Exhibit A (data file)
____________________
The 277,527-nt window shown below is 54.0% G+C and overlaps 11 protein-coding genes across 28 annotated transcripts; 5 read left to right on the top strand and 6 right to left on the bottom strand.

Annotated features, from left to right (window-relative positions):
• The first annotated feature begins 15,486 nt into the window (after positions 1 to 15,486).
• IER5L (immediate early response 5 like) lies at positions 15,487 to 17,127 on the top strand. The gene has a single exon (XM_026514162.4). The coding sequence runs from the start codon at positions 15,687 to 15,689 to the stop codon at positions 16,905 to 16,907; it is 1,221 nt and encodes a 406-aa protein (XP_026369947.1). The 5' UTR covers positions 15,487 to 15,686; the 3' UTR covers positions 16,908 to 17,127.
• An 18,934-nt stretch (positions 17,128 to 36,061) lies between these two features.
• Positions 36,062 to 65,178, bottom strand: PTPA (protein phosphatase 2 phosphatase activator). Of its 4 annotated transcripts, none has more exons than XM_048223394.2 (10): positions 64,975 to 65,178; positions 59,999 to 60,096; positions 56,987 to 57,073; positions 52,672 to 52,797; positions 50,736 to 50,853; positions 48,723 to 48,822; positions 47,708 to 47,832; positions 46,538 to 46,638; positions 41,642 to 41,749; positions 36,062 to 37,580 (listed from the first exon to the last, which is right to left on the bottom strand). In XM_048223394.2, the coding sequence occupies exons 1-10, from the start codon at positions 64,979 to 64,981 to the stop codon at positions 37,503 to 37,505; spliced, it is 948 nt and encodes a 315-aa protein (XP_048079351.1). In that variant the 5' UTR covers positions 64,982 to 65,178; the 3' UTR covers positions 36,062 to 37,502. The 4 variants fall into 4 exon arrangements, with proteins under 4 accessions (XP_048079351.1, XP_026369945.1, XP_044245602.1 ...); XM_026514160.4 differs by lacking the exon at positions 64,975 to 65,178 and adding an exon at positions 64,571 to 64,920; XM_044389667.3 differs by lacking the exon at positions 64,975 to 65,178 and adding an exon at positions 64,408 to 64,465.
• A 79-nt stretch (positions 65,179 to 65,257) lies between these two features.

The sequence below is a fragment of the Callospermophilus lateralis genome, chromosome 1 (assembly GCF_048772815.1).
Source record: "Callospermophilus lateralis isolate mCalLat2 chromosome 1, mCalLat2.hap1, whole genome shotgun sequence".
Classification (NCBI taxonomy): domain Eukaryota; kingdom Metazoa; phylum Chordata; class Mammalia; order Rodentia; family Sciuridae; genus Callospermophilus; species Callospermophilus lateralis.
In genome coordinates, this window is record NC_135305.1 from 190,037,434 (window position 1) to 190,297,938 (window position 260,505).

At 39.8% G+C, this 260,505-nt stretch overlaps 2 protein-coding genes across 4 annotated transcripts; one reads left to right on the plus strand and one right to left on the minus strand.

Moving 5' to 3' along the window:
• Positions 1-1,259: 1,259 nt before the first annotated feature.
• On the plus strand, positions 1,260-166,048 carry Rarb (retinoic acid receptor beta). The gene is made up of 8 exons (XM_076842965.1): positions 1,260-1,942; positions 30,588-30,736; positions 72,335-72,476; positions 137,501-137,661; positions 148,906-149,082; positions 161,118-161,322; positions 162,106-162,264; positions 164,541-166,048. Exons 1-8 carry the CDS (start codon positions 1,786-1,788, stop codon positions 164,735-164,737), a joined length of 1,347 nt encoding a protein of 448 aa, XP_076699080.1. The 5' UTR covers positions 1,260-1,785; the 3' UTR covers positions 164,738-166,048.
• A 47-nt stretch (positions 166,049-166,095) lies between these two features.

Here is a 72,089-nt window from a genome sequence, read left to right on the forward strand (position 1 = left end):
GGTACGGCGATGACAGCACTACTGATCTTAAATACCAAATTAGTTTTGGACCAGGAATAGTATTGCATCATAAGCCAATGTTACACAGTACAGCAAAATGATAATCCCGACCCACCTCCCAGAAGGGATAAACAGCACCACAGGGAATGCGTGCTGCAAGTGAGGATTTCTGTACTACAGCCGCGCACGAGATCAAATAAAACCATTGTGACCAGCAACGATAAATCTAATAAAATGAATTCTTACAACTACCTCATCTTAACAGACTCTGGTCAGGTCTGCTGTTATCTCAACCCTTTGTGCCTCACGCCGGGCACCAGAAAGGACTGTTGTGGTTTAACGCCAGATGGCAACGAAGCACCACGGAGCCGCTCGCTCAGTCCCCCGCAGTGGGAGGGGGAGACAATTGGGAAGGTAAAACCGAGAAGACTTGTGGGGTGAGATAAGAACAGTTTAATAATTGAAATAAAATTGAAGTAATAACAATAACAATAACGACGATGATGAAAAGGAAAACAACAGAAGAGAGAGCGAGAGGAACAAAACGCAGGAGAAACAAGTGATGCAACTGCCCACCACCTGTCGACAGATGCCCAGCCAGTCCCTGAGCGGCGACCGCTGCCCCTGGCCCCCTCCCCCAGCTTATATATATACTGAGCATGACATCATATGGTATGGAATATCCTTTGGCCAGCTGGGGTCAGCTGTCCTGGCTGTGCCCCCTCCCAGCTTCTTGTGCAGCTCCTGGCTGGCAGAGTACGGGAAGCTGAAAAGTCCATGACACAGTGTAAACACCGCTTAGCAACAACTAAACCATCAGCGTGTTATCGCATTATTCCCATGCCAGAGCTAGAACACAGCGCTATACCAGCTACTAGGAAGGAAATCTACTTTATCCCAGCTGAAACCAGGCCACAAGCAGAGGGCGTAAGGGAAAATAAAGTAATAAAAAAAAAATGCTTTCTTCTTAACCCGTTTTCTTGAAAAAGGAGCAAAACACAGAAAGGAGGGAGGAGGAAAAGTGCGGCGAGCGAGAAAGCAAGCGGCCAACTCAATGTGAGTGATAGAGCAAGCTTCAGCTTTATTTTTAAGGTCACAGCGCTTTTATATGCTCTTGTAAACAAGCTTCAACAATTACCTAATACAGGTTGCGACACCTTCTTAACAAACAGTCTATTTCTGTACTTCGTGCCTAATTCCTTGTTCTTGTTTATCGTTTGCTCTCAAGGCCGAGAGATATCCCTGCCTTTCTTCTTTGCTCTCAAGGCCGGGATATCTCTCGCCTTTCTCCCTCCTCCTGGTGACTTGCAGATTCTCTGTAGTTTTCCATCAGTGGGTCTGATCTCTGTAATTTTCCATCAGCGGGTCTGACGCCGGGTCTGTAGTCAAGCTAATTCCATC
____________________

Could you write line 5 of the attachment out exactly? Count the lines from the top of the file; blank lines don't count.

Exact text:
• An 18,934-nt stretch (positions 17,128 to 36,061) lies between these two features.